The second aspect Gratton mentions, is mentoring and coaching. Actively mentored and coached by senior executives, people live a cooperative culture. “The gift in coaching and mentoring is the gift of time and attention,” Gratton explains, “both are very valuable in a corporation.”
Employees Make Their Own Choices
However, Gratton also addresses the employee level. In her opinion it is not the job of CEOs to create purposeful lives for them: “They can give them work that is meaningful and they can make a connection between what an employee does and what goals the company wants to achieve apart from increase in turnover; but in the end people have to find their own purpose.” Nevertheless – and this she stresses particularly – an organisation can build interesting work with autonomy and independence, with good feedback and coaching, with rotation and responsibilities on top of fair payment. Unnecessary bureaucracy in her opinion should be eliminated; instead employees should be given tasks that are really necessary. “A lot of bureaucracy is based on the fact that people do not trust each other and that they are still using hierarchy,” Gratton states. Instead the role of the CEO should lay in orchestration. This means being cool in general and heating things up from time to time by creating hot spots whenever and wherever necessary. This certain degree of coolness is essential as it lies within the nature of volcanic hot spots, that most of the processes going on inside are not visible from the outside above. If corporations set exciting tasks and bring dedicated people together in diverse teams and networks, if they create open innovation platforms, where ideas can be shared safely, then diverse ideas can boil and bubble for a while within the hot spot and finally erupt in an important innovation.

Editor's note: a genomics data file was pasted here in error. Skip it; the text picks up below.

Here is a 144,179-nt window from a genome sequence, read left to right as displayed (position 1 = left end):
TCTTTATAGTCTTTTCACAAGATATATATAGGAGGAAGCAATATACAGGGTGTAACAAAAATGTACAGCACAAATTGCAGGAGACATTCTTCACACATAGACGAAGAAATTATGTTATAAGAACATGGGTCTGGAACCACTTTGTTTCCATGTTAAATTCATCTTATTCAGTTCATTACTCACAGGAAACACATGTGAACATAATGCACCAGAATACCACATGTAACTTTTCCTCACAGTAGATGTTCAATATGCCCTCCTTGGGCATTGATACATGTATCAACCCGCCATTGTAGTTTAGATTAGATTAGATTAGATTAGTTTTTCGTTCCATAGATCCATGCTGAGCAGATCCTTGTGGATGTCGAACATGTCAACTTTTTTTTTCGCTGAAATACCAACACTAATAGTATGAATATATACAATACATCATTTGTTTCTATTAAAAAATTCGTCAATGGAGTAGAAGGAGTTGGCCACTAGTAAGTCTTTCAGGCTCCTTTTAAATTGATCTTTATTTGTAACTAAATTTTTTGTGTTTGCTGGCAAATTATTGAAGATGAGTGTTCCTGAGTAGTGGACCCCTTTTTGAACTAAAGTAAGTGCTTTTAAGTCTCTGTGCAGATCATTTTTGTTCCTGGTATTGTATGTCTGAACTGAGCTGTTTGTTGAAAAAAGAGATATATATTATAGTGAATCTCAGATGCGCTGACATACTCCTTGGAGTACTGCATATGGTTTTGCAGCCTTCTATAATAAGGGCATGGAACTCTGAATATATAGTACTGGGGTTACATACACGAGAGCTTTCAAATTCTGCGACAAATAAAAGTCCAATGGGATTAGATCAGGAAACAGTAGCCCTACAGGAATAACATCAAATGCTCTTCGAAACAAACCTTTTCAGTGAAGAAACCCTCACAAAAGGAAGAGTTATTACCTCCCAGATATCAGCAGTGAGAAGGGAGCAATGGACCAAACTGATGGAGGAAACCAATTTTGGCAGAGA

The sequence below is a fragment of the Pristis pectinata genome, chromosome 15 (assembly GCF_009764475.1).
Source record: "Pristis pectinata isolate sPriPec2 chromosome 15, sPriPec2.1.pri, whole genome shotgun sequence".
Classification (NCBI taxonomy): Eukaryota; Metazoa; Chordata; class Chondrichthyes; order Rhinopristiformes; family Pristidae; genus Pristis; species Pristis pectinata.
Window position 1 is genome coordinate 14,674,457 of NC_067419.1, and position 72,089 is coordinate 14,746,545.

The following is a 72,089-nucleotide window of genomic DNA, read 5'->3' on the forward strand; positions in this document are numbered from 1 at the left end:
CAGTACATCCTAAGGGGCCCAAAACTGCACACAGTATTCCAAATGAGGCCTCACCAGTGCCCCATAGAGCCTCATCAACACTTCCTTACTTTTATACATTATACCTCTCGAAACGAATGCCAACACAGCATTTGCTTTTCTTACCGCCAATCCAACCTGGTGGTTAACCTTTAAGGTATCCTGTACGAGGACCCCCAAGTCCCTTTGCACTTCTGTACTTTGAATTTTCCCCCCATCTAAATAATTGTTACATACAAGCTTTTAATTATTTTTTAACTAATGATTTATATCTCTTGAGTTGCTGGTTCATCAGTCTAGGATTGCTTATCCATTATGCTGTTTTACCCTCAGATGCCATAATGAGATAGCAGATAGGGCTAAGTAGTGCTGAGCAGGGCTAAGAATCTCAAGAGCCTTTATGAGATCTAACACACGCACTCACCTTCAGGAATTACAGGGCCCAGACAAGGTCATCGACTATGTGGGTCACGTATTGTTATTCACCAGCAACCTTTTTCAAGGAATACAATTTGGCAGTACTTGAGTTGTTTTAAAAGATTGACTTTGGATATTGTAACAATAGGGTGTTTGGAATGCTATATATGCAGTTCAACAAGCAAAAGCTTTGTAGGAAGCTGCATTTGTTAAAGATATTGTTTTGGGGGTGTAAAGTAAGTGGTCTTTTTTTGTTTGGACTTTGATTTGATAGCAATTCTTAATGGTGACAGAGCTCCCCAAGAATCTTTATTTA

Turning Things Inside Out
The more complex a task, the more diverse a team needs to be. The more diverse a team becomes, the higher its level of potential innovation and heat. But the more diverse a team, the more complex its management becomes, too. Gratton invites executives not to fear the heat. Nevertheless she is turning her eyes towards cooler regions now. She has found out, that more and more corporations are not only thinking about what is going on inside them. They seek to balance inside and outside and anchor themselves in their community. Avoiding the term Corporate Social Responsibility Gratton speaks about how corporations should use their skills in order to address big social problems, such as youth unemployment or climate change. “A corporation cannot build resilience by merely focusing on its inside, it has to build resilience in its outside world,” Gratton points out. Only then volcanic eruptions can make the corporation stronger instead of weaker by spitting out innovations and fertile soil for a flourishing future.
Lynda Gratton is the Professor of Management Practice at London Business School. She has written several books on organizational behaviour, partly based on her experience as Chief Psychologist at British Airways and as Human Resources Director for PA Consulting Group. In 2011 The Times ranked her as one of the top 15 Business Thinkers in the world today.
This article is from the August 2013 issue of Nordic Business Report. Read the full magazine here »